He said that cyberattacks were particularly likely to drive escalation of any conflict. "A cyberattack, be it accidental or intended, including [one] perpetrated under false flag, can easily trigger escalation between states, leading to a full-scale confrontation. Ensuring international information security, therefore, becomes one of the key factors that directly influence strategic stability."
Mr. Krutskikh pointed, with open-eyed innocence, at the ways in which cybercrime had contributed to international mistrust: "Hacker groups tend to target their activities at big businesses, banks and financial institutions, Traditional principles of entrepreneurship collapse. The dependence of humanity on ever evolving ICTs makes all of us vulnerable to threats of their malicious use. Further progress is impossible without ensuring cybersecurity." The difficulty of attribution induced by the anonymity so often achieved in cyberspace makes cybercrime all the more problematic for international relations. (He might have added "deniability" to "anonymity:" Russian operators have long used deniable assets to inflict damage on adversaries in cyberspace.)
"An imaginary enemy will mislead efforts to fight the real one," Mr. Krutskikh said. "In these circumstances cybercrime is frequently used to disguise attacks against critical infrastructure, undermine political and economic situation of governments. An abrupt cut in electronic communications in areas like healthcare, water, sanitation or energy is equal to an emergency situation that can entail severe consequences and even loss of people's lives." This, of course, is exactly the sort of attack Washington's recent warnings anticipate.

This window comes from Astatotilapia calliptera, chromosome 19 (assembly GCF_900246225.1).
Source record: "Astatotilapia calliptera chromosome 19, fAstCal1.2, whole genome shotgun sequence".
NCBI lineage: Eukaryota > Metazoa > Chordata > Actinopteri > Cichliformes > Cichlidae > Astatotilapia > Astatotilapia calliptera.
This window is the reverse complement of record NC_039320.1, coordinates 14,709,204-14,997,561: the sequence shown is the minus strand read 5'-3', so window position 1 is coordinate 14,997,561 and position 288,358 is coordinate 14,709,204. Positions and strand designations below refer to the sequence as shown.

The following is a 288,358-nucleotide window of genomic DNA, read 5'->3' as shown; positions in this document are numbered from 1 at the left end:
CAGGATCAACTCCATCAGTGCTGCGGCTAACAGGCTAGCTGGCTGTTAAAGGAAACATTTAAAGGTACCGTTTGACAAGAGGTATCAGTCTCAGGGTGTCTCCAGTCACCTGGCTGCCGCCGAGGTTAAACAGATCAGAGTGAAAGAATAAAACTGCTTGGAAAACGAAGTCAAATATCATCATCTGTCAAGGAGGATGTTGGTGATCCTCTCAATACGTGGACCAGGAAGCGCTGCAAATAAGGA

And, of course, he regretted the West's failure to take up the four points President Putin proposed in Geneva in 2020. "The danger is that a global ecological, anthropogenic or socio-economic disaster can be provoked in cyberspace by a political miscalculation, negligence or, as Senator J. William Fulbright once wrote, by 'arrogance of power,'" he said, adding that in 2020, "We were clear and candid with the suggestion to undertake concrete steps that would contribute to better security and trust." Alas, "there was no concrete reaction to our proposal."
Thus, whether one takes the vinegar from Mr. Peskov or the honey from Mr. Krutshkikh, either way it's all Washington's fault. And London's, too. And probably the fault of Paris, Berlin, Brussels, Rome, etc. Not the fault of Moscow.
Elsewhere, Deputy Foreign Minister Sergei Ryabkov said Tuesday that Russo-American relations were at a breaking point. “Yesterday, a note of protest was handed over to the American ambassador, noting that what was happening has put relations on the verge of breaking off.” He explained, "They," that is, the Americans, "must stop issuing threats against Russia."